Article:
Saturday, January 17, 2015

Memorial Service for Kym Littlejohns

Welcome everyone, thank you so much for coming. I know I can speak for my brothers as well when I say that your presence means a huge amount to us. To know that Mum was loved by so many people is a great comfort to us.

This will be quite an informal service, probably very unique because it seemed only right that the whole thing should be from people who knew Mum - so we’ve pieced it together, and hopefully this will be a fitting tribute to a life cut far too short. I’d like to hand you over to my Aunty Vivien now.

How do you condense a life spanning 50 years into a short eulogy? I could tell of the tough and challenging childhood. Of the beautiful yet modest and sadly insecure woman she became. 
How she married young and had three beautiful children. I can tell you of the love and pride she had for and in them. How she managed Benjamyn’s condition with the ultimate gift of a kidney to him. All the while raising her children to be decent human beings.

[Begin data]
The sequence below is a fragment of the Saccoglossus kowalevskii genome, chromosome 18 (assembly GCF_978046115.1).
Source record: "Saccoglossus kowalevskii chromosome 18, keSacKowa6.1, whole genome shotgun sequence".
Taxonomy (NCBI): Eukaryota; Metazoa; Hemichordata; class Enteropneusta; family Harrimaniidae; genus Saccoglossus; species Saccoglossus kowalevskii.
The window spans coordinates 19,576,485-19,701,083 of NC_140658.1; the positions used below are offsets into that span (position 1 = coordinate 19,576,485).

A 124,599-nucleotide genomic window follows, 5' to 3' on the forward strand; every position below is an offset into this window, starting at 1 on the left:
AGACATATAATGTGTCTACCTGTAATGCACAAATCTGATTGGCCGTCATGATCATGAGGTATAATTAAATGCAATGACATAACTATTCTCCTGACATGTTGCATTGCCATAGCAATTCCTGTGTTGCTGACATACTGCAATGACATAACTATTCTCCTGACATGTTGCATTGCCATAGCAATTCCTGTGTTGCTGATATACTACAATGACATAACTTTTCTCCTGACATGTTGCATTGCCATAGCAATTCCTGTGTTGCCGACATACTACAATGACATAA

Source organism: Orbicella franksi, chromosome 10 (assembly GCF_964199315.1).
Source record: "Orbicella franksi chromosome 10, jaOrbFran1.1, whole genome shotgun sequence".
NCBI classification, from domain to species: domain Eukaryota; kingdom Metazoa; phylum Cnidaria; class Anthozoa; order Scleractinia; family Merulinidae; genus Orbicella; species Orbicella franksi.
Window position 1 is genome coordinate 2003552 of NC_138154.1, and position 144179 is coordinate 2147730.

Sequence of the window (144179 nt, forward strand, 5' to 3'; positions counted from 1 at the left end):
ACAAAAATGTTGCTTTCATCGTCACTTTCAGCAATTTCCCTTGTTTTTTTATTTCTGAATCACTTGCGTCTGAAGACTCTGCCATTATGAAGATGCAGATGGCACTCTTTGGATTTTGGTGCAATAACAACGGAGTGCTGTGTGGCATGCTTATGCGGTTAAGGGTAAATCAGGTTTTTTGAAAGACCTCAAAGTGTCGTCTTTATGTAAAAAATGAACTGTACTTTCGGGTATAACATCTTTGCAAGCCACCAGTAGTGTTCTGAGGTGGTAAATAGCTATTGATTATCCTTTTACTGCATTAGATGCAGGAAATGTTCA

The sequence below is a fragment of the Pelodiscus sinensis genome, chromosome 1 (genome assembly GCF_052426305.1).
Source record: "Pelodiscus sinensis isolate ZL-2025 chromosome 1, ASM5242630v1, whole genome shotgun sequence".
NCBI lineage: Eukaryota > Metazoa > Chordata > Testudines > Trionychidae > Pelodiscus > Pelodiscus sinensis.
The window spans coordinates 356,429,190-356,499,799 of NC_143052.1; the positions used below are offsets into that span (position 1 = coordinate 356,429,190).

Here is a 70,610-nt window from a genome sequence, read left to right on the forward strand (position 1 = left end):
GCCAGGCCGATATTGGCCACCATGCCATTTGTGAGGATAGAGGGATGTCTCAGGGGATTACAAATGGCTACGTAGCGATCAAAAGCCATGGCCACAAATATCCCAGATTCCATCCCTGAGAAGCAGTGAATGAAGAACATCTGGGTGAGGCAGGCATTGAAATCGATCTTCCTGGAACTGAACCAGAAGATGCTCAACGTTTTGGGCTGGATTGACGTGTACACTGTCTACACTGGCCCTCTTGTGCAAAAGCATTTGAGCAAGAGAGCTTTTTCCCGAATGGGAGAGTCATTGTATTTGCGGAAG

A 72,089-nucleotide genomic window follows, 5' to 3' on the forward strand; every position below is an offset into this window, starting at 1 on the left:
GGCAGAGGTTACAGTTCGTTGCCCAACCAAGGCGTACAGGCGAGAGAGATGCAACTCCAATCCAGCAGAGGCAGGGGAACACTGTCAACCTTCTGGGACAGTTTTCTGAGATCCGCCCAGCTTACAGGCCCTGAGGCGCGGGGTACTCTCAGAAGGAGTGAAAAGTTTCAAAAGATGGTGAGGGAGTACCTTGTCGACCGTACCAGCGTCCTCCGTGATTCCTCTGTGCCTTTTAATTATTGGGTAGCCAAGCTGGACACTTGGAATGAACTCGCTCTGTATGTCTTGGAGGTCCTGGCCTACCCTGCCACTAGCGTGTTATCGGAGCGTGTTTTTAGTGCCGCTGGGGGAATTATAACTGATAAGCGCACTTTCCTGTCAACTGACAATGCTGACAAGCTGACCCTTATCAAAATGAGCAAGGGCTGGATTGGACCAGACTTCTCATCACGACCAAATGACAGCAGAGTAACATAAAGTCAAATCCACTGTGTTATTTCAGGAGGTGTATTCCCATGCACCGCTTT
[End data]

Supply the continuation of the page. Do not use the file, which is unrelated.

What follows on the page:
It was marrying my brother, Nigel, that brought her into my life. But we didn't really get to know each other and become close friends until 1993. All this is Kym but it doesn't start to tell you WHO she was. Kym loved animals. None more so than her boy, Yoshi. She had an innate talent for music. She played the guitar and sang with a sweet pure singing voice. Music was in her very soul. She had a sharp mind. She was a self taught computer technician. Many a time I would phone her in a panic because of an issue with my laptop and she would laugh and calmly explain what I had to do.

Kym loved people and befriended so many. Her friendship was extended all around the world. And she worried about them all. She never judged. You could be yourself with Kym. Kym had a wicked sense of humour and she saw innuendo in almost everything and anything. On one of my trips to visit her we went to a gay club in Aberdeen, one tick off our bucket list! We were dancing and a young man kept talking to us. Trying his hand with a couple of old birds. She suddenly grabbed me and put her hand round my waist and hugged me tight. Looking at him she said 'This is my wife'. He disappeared quite quickly and we laughed a lot about that.

We were going to grow old together and be like Harry Enfields two old ladies. So, if you hear the cry of ' ooooo young man'  take a quick look, just might be our Kym.. How many people get to have a real lasting friendship with a true soul mate. We were two peas...I was so very lucky.